Sunday was eagerly awaited in our neck of the woods as our local working farm museum (which was closed in 2009 due to council budget cuts) was due to re-open under a new charitable trust.
Cogges Manor Farm was opened to the public in 1974 as a working museum, a Victorian farm with livestock, a manor house and lots of demonstrations, from cooking to milking to steam threshing days.
It had been popular as a local venue for families and school excursions, so when it was announced that it was to be moth-balled, it really felt like such a waste. I remember going in my youth and then loved taking my kids there too, it was a familiar place for them, their Grandparents lived just down the road and used to take them almost weekly in the summer, so just being able to go back in was like greeting an old friend.
These pictures make it look a bit quiet but actually it was fuller than I'd seen it for a long time which was really great to see.
All the barns were open and the main purpose of the opening was to publicise the fact that it would not be running as a farm to begin with but as a local venue for a farmers market and a brand new cafe with good food.
There was a lovely mix of food sellers, from bread to veg, to sushi to cheeses (full list on the Cogges website)
Some of the open barns (where they used to display old farming equipment) had been changed to be a lovely area for kids play, with art and craft tables
a beautiful mock playroom and even a mud pie making kitchen!
The Manor house was open (not the upper rooms sadly) and the popular kitchen was full of people, warmth and cooked biscuit aroma!
The old dairy, which is so cool and dark, is filled with all the original butter & cheese making equipment, I'm almost tempted to have a go at butter making. The girls could relate to this as we've recently read the 'Willow Farm' series by Enid Blyton which describes most of the process involved and how the children of the farm would help.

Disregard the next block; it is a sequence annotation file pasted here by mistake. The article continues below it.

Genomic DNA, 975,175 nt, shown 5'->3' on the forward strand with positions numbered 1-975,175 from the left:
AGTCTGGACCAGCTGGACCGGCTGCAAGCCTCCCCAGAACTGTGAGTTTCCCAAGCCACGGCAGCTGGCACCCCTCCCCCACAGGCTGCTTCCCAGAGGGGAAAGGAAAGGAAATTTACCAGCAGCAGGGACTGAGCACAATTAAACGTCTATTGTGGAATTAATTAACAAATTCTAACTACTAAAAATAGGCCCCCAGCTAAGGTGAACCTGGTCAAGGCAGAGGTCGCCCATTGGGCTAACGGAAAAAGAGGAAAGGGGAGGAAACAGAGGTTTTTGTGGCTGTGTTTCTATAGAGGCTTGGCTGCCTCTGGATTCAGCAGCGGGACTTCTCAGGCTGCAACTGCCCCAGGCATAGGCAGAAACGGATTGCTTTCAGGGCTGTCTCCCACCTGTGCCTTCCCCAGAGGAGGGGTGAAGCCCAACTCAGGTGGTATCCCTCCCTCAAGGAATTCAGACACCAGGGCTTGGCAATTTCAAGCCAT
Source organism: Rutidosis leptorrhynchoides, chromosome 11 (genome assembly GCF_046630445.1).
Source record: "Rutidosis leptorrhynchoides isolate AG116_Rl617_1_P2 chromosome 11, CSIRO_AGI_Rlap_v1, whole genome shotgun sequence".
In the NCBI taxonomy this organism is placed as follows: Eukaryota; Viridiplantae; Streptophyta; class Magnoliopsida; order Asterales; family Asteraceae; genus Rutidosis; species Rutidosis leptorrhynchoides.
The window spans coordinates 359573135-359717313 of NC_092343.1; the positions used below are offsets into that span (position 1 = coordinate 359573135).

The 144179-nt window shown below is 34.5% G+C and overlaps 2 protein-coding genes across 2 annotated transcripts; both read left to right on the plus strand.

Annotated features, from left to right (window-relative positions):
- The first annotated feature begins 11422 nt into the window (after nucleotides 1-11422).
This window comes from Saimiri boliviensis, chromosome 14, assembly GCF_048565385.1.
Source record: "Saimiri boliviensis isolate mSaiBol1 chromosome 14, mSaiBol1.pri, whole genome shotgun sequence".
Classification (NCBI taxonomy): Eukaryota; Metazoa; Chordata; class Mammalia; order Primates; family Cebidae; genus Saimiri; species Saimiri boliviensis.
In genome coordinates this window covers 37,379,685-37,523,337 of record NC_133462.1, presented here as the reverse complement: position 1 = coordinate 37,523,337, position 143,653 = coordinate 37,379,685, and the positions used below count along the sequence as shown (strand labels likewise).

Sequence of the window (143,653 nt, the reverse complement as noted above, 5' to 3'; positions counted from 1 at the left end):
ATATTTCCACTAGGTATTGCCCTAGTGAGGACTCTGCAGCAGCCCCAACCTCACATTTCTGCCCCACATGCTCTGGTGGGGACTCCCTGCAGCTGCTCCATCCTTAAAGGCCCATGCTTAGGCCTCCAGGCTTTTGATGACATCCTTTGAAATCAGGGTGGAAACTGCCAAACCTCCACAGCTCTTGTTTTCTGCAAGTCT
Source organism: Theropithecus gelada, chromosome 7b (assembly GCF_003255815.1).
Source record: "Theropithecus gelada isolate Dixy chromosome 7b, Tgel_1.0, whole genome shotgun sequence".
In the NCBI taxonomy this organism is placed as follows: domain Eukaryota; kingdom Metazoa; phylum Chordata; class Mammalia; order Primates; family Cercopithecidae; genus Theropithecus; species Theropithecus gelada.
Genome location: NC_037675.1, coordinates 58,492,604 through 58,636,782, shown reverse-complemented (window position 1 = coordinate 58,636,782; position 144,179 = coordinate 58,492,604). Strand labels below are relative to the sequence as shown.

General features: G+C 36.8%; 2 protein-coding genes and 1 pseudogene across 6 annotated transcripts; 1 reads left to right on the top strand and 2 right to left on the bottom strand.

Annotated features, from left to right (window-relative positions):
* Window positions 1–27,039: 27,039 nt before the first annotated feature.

I was really pleased to see the kitchen garden has been brought back up to be carefully tended, as during the closed period it had been left to go wild. One of the aims of the trust is to get school children in to learn about organic farming and the cycle of food from earth to table, so there is a little children's garden too.
I never get tired of looking at the house, the sun came out in bursts and it really brings the building alive. There was a lovely atmosphere too, lots of local people keen to support and keep it open.
This is a new enterprise to use the site in a different way, it's being run by the people behind Oxfordshire's Natural Bread Company and will be open Tues- Sun 10-5pm, offering good food and drinks. I think they're also keen to have a few evening openings with guest chef's.
I think the day went really well and I hope it continues. The website lists the opening times and season ticket charges.